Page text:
Love Lose Live published 4 February 2016

Love Lose Live

Please enter your email address if you would like to learn more about mediation. 

 

 

 
 
 

We respect your email privacy

 
LOVE LOSE LIVE:

Divorce is a Rollercoaster

Publication: 4 February 2016 by Focus Mediation

Paperback - ISBN 978-0-9935176-0-0
(320 pages) £8.95

eBook - ISBN 978-0-9935176-1-7 £5.95

 

LOVE LOSE LIVE is now available to order on Amazon as an eBook or paperback. Click here to purchase.

LOVE LOSE LIVE

DIVORCE IS A ROLLERCOASTER

Divorce and separation are among the greatest traumas we can experience. Office of National Statistics figures reveal that 42% of marriages end in divorce, half of these within ten years of marriage. By the tenth anniversary of moving in together, almost 40% of cohabiting couples will have separated. Love Lose Live, a novel by mediator and family lawyer Mary Banham-Hall, is a contemporary and informed observation of divorce and family breakdown seen through the eyes of the Bailey family. The story of separation uncovers the emotional tumult which each character experiences, and along the way there are some unexpected consequences – some bewildering, some desperate, and some hilarious. The thinking, actions and reasoning of the children and adults alike are carefully conveyed, as is the grief felt as the marriage ends and everyone finally moves towards recovery and new lives.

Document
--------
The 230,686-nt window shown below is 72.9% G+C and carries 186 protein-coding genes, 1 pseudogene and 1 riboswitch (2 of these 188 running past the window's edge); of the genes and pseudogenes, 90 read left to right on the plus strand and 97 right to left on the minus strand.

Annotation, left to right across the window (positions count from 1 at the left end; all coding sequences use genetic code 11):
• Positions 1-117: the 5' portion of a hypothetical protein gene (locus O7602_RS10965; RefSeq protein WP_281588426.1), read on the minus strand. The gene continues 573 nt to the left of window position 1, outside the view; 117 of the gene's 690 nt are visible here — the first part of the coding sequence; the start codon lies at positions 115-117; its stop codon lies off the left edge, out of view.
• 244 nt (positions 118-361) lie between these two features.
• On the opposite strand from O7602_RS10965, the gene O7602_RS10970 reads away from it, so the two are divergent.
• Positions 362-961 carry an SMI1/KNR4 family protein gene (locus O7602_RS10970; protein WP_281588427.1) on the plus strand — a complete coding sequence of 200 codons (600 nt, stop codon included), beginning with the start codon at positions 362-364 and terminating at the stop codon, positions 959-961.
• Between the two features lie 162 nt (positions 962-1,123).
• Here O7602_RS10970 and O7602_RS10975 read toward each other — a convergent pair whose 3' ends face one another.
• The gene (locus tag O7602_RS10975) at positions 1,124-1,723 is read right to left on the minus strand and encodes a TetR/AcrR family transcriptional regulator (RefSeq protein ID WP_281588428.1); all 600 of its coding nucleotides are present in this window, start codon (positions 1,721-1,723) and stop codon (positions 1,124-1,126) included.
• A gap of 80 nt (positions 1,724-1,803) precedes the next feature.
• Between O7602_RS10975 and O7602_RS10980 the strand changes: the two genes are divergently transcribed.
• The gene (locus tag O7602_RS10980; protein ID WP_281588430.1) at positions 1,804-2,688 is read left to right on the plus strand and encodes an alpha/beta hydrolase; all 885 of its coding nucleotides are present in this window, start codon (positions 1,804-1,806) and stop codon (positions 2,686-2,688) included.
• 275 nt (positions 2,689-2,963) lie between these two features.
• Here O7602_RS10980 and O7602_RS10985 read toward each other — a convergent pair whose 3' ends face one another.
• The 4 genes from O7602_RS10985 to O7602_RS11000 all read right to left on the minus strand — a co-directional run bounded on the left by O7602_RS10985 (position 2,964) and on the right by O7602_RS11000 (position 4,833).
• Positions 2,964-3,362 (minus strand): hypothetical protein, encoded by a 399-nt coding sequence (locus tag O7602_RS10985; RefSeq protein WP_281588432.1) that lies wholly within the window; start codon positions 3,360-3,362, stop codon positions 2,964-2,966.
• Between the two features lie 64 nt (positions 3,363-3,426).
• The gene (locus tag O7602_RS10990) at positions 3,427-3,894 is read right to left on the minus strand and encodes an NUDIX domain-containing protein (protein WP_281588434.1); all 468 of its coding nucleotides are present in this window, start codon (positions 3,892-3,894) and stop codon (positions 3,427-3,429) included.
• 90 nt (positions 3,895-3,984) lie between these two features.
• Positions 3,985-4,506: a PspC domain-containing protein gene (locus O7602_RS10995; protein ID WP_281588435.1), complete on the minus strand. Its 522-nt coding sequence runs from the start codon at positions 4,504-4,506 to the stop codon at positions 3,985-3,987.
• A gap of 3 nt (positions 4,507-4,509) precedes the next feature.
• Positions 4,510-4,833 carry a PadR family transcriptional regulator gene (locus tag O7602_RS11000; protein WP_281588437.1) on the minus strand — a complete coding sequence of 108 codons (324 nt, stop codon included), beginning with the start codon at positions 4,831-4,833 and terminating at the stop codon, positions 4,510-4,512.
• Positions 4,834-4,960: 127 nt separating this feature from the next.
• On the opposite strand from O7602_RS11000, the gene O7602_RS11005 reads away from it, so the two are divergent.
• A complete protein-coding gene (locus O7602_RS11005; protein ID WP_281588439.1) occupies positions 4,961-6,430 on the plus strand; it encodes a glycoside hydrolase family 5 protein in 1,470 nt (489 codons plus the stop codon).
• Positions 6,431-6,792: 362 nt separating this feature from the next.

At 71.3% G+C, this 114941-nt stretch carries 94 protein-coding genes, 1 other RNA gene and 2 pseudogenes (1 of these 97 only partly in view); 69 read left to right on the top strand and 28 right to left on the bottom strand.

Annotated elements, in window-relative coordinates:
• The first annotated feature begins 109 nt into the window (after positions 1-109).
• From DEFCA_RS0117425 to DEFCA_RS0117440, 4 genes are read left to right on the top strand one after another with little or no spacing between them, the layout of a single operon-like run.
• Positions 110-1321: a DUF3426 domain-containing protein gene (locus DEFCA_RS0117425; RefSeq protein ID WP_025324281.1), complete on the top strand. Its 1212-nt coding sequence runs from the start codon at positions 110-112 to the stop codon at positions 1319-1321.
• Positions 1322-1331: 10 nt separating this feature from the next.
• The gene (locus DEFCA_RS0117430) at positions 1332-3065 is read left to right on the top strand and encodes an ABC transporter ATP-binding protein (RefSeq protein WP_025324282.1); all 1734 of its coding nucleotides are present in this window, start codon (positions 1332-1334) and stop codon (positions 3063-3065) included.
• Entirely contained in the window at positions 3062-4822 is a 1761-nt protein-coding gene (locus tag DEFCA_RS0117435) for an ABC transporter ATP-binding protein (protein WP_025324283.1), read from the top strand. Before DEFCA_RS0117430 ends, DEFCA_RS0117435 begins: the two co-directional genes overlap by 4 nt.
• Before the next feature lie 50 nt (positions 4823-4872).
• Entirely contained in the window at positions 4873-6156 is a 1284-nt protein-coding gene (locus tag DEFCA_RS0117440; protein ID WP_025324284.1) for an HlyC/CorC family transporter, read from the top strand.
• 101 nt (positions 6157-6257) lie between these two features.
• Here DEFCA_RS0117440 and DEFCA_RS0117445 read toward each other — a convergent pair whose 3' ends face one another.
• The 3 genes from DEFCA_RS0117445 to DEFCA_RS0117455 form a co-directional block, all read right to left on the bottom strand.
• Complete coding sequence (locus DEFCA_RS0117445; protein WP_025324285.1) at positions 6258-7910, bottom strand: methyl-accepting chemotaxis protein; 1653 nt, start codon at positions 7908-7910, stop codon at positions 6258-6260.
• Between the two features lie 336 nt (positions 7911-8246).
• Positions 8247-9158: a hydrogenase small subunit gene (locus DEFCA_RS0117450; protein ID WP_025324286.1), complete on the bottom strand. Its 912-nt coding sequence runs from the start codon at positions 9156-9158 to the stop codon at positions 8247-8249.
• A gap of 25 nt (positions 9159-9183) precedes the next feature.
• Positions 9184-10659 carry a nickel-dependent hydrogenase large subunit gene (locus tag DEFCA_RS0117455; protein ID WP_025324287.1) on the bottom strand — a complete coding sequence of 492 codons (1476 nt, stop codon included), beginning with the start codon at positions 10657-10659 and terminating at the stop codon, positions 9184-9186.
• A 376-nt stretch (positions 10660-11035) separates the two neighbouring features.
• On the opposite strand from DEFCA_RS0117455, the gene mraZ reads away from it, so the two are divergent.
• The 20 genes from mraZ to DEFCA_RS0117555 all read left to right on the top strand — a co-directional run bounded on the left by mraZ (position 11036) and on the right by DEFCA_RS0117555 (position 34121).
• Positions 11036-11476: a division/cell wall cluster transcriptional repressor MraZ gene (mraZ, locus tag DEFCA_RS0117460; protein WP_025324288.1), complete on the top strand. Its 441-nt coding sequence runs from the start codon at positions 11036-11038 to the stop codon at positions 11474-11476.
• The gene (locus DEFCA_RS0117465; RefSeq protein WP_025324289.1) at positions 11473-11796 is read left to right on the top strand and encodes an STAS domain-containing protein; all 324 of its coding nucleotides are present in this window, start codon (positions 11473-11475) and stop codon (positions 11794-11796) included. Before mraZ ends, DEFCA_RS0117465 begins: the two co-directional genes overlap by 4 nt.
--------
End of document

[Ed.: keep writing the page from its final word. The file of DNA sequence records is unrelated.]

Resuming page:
Beth and Simon Bailey are the couple at the centre of this fast-paced and ultimately life-affirming narrative. Beth thought she and her husband were working through problems in their marriage. Simon, however, was wondering whether they even had a future together. When Simon starts an affair with the alluring Harriet, suddenly there's no way back. Beth and Simon’s three young children are caught up in their parents' fighting at every turn...

In her Afterword, Mary Banham-Hall explains with clarity and insight the different stages of loss and grief which follow separation, giving examples from her novel, and sets out her view of how divorces might be better handled by the legal profession in the future. She also provides an alternative ending – one in which the Baileys go to court rather than accept, albeit belatedly, mediation as the way forward.

Love Lose Live is a story – long overdue – of the emotional and psychological motivators, the iceberg beneath this chronicle of twenty-first century divorce, and illustrates more clearly than any self-help manual the importance of helping couples to separate well and build their separate futures and those of their children constructively, fast and affordably.